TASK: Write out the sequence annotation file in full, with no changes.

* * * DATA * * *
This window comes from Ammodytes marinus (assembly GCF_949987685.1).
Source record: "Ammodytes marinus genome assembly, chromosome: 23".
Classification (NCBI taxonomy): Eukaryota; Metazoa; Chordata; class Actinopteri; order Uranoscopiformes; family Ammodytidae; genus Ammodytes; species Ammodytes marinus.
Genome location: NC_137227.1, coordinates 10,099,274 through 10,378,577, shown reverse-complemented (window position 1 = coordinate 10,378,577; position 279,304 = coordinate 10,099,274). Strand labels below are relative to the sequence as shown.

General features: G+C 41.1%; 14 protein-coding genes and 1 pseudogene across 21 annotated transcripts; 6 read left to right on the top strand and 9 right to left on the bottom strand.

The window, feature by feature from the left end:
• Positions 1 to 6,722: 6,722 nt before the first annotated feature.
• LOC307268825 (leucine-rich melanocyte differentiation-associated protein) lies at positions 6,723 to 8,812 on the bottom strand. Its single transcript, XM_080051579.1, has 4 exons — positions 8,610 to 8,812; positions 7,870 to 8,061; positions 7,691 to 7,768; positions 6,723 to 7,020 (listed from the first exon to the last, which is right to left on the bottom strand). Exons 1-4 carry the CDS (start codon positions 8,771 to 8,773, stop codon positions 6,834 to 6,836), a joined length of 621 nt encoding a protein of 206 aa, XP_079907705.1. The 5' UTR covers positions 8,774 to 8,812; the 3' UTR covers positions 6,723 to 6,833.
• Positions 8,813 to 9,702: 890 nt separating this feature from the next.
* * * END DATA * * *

This window comes from Ammodytes marinus (assembly GCF_949987685.1).
Source record: "Ammodytes marinus genome assembly, chromosome: 23".
Classification (NCBI taxonomy): Eukaryota; Metazoa; Chordata; class Actinopteri; order Uranoscopiformes; family Ammodytidae; genus Ammodytes; species Ammodytes marinus.
Genome location: NC_137227.1, coordinates 10,099,274 through 10,378,577, shown reverse-complemented (window position 1 = coordinate 10,378,577; position 279,304 = coordinate 10,099,274). Strand labels below are relative to the sequence as shown.

General features: G+C 41.1%; 14 protein-coding genes and 1 pseudogene across 21 annotated transcripts; 6 read left to right on the top strand and 9 right to left on the bottom strand.

The window, feature by feature from the left end:
• Positions 1 to 6,722: 6,722 nt before the first annotated feature.
• LOC307268825 (leucine-rich melanocyte differentiation-associated protein) lies at positions 6,723 to 8,812 on the bottom strand. Its single transcript, XM_080051579.1, has 4 exons — positions 8,610 to 8,812; positions 7,870 to 8,061; positions 7,691 to 7,768; positions 6,723 to 7,020 (listed from the first exon to the last, which is right to left on the bottom strand). Exons 1-4 carry the CDS (start codon positions 8,771 to 8,773, stop codon positions 6,834 to 6,836), a joined length of 621 nt encoding a protein of 206 aa, XP_079907705.1. The 5' UTR covers positions 8,774 to 8,812; the 3' UTR covers positions 6,723 to 6,833.
• Positions 8,813 to 9,702: 890 nt separating this feature from the next.